Bringing the outdoors indoors for the holidays

By Roger Wolfe - Guest Columnist

The holiday season is upon us and before long the snows will be blanketing the ground and trees with an all too frequent coating of white. As the snow flies and the Christmas decorations continue to go up, we often like to bring a piece of the outdoors inside to help spruce up around the house.

It probably isn’t a coincidence that the items most often used to decorate for the holidays are the few remaining things outdoors that haven’t turned a sullen grey or brown for the winter season. The plants that keep their lush green color during the drab months of the year make some of the best decorations.

I would be willing to bet that at this time of year almost every house around has the evergreen branches of some species of conifer, or pine tree, adorning their living room or den. Not only do we use the real thing, many of us resort to using artificial evergreens to decorate for the season.

Whether real or imitation, it just doesn’t feel much like Christmas without an evergreen Christmas tree to decorate with twinkling lights. Granted, the store bought, manufactured trees, are often much easier to set up, decorate, care for, and in the end clean up, but you just can’t beat the aroma of a real tree to ring in the season.

If a real tree isn’t a good fit for your home, you can still enjoy the smell by simply adding a wreath or some other seasonal arrangement made of the real pine branches and other assorted festive plants.

Christmas trees aren’t the only greenery making its way inside this time of year. Boughs of holly can add a splash of color to any holiday decoration with its deep green leaves and bright red berries.

Holly has been a symbol of merry making in English stories and poetry for centuries. This is almost certainly due to its ability to hold on to its colorful leaves and berries right though the cold and winter months providing a beautiful splash of color in an otherwise muted landscape.

Another staple of the Christmas season is mistletoe, yet another of the few plants remaining green throughout the winter. Mistletoe is often a favorite decoration for couples during the holidays, as they are expected to kiss any time they are caught beneath its boughs.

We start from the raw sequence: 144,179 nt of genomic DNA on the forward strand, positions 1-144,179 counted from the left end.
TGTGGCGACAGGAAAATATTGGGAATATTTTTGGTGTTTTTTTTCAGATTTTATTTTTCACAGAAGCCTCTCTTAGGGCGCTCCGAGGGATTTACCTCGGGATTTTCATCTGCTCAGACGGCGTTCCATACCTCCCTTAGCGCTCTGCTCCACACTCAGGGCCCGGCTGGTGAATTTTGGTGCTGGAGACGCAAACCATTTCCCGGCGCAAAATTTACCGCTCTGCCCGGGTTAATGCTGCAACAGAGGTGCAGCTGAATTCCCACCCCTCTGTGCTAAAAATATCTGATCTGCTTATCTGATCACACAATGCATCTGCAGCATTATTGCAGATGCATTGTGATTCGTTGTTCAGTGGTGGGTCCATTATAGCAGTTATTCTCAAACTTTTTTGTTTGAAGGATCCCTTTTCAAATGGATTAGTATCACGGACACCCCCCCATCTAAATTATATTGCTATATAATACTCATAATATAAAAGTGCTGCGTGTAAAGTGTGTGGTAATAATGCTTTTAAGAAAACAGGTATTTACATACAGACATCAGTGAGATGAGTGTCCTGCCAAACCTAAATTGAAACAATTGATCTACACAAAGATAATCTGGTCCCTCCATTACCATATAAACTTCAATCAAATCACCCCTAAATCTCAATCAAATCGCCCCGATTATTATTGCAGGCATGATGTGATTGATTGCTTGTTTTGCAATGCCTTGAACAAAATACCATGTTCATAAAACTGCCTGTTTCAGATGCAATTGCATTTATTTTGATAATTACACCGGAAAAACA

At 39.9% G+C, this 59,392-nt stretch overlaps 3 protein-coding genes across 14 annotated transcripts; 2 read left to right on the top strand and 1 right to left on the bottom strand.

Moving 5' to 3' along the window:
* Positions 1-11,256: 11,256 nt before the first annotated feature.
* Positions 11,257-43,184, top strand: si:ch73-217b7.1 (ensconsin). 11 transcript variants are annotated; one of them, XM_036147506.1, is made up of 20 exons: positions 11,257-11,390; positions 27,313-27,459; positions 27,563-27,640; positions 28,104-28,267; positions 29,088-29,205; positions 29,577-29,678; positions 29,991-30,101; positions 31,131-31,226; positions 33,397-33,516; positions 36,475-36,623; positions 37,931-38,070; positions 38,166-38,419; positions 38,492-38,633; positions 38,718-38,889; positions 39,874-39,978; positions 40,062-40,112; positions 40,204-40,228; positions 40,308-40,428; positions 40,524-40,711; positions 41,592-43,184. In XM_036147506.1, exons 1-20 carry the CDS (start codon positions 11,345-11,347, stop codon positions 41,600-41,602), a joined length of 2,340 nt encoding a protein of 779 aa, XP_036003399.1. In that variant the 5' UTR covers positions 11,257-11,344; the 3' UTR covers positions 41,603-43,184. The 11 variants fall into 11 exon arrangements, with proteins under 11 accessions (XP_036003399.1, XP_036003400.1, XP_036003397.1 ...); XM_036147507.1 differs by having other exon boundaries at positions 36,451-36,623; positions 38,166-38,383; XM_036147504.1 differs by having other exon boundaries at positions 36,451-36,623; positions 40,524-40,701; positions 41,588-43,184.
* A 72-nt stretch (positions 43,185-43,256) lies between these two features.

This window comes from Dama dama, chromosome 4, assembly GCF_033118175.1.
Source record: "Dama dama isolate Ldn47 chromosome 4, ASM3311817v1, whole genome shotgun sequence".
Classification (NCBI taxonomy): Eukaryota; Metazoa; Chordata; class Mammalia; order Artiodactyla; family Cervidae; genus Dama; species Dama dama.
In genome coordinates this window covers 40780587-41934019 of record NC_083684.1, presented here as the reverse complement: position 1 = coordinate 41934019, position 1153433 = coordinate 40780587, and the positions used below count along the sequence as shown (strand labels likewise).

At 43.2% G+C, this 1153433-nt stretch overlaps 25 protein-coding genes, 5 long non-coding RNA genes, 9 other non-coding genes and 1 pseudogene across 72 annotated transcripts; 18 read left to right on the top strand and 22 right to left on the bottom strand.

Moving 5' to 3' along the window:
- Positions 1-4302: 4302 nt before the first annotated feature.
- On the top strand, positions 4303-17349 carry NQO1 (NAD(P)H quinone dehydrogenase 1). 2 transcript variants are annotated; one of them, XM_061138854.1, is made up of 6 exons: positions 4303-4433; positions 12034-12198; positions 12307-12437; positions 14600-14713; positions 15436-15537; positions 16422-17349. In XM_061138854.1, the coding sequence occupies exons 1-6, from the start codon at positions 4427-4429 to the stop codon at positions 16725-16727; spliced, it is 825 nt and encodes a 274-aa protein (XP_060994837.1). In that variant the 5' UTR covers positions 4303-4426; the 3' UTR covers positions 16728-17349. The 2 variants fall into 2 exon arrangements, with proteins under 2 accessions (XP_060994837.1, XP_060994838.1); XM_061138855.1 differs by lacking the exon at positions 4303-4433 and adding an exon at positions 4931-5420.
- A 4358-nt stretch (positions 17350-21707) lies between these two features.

Mistletoe, though revered as decoration, is actually a parasitic plant that lives off of its host tree. It is often seen hanging in a ball from the top of an otherwise barren tree. Come to think of it, it looks a lot like a Christmas ball tucked high in the bare branches. Perhaps this is where the very idea of using it as holiday decoration came from.

I am sure there are a whole host of other outdoor decorations, but these are just a few of the more common ones. The great thing is that these are all found locally right outside our very own back door.

It might even be the start of a new holiday tradition if you want to take the family on an outdoor adventure to gather some decorations for the season. A drive along a high mountain ridge road is not only a great way to relax and enjoy the stunning winter weather we have had as of late, but it can also provide materials to spruce up (pun intended) your holiday decorations.

So when finishing off those holiday decorations be sure to add a little outdoors to your indoors. It might just help to ward off that cabin fever that will surely soon be creeping in as the weather starts its downhill run this winter.

By Roger Wolfe

Guest Columnist

Roger Wolfe writes about the outdoors for Civitas Media’s West Virginia newspapers.

Roger Wolfe writes about the outdoors for Civitas Media’s West Virginia newspapers.